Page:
Here’s what attracts good entry-level people to an industry where they can learn about service culture and sow the seeds for a lifelong career: money.
There’s no doubt in my mind the buzziest topic this year in the global hotel industry is labor.
Every conference, every main stage, almost every panel discussion finds a way back to the labor issue.
I’ll be honest here: A lot of the conversation I hear around it is full of platitudes: Executives talking about how we simply must solve this problem, with a regretful little shake of the head, but no real solutions.
But as the topic gains traction, we’re hearing more useful stats and tips from middle and property-level managers, who are the people actually dealing with the problem regularly.
The most interesting conversation that I’ve heard recently on the topic was at the Southern Lodging Summit. CBRE’s Robert Mandelbaum shared data on labor trends, and consultant Judy King moderated a discussion with some (finally!) meaty tips for addressing the problems.
I found Mandelbaum’s data particularly compelling around two points in particular: One, the U.S. labor force, at least, is moving toward more contract labor; and two, the overall number of hours worked is going down.
I know I’m oversimplifying here, but doesn’t that mean employers are cutting hours and outsourcing more? I’m sure there’s more to the story, but that’s got to be part of it.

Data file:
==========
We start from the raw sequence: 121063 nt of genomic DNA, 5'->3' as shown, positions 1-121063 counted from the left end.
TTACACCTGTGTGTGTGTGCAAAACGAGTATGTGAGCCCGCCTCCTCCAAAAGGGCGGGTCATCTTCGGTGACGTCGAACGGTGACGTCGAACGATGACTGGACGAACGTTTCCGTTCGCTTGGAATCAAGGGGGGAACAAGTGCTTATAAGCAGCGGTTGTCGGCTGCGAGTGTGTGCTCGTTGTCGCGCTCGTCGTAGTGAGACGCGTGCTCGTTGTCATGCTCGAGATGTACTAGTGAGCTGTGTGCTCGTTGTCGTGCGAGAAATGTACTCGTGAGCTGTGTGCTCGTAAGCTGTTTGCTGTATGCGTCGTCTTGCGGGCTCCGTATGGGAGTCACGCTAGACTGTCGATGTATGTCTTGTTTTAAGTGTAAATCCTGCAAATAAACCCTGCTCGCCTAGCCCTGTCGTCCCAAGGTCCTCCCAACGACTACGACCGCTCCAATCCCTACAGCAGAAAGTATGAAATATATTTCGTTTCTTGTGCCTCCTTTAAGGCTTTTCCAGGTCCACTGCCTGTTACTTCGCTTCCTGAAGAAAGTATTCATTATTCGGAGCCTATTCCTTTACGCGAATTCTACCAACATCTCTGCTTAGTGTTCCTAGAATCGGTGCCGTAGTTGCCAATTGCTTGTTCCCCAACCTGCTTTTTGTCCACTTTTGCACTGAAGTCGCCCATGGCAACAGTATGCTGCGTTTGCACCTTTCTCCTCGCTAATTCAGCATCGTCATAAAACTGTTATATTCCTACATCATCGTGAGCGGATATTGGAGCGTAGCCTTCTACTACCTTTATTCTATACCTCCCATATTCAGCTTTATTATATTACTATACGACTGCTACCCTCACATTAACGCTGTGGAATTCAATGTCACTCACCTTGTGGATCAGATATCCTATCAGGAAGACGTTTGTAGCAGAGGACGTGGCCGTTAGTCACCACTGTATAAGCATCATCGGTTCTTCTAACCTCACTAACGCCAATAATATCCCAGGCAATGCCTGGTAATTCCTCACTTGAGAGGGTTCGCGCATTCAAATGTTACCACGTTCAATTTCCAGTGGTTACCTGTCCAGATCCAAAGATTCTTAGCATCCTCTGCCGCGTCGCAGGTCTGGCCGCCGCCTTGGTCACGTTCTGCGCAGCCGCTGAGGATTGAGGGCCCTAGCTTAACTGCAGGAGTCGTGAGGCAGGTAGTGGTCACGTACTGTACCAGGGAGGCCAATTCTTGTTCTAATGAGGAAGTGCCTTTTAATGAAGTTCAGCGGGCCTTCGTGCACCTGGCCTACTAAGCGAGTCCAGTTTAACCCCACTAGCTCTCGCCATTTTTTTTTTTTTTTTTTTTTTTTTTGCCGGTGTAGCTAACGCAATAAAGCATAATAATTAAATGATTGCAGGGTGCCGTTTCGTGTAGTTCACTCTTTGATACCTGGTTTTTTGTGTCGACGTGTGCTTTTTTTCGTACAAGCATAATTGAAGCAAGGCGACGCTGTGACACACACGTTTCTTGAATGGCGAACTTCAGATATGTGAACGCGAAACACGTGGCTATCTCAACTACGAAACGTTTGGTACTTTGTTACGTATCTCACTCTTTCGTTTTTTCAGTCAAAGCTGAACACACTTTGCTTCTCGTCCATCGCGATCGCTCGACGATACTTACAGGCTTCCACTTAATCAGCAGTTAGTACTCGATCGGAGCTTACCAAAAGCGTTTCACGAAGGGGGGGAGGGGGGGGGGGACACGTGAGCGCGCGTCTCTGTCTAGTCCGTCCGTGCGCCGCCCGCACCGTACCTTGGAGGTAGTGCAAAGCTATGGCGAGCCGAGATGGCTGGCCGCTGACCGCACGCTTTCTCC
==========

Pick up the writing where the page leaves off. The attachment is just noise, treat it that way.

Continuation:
And that’s often a perfectly acceptable strategy for dealing with high costs in certain categories. It’s common knowledge that labor cost is always the No. 1 expense on any hotel P&L.
But what strikes me is that at the same time, on the same panels, executives talk about how tough it is to attract quality people to the industry, people committed to service excellence and career development. Then they talk about how tough it is to keep those good people on their teams.
I’m no economist, but I think it’s time to put your money where your mouths are.
I’m a big believer in a strong workplace culture and non-monetary perks for good employees, but the fact is that money talks. You won’t even have a chance to impress new hires with your great culture if you can’t even get them in the door! And I’ve heard from more than one person over the last few months about how they held a property-level job fair and had zero people show up. Newsflash—when that happens, it means the word on the grapevine is that your company is not great and/or doesn’t offer competitive pay.
Don’t moan about poor entry-level work ethic, either. People aren’t dumb—they’ll go where the money is, culture be damned, and if you’re not offering competitive wages, you won’t get the people. And if you don’t get the people, you can’t nurture and train for hospitality and the customer service expectations that come with it.
And while I’m on my soapbox, I’ll say here too that I’m tired of hearing executives offer up the solution that labor automation through technology is going to free the industry up to focus on fewer, better-paid (and all-around better) employees. Judging by the hotel industry’s adoption rate on technology efficiencies, it’s going to be a long time before that happens in a meaningful enough way that actually has an impact on long-term employment trends.
If you want good people, pay them competitively. And for Pete’s sake, do not go up on a stage and with one breath talk about how the industry can’t seem to find and attract quality people with hospitality skills, and with the next breath talk about how challenging it is that favorable employment numbers are putting upward pressure on wages.
I’m interested to hear your thoughts on this issue, and how your company is managing it. Comment below, email me at firstname.lastname@example.org or find me on Twitter @HNN_Steph.
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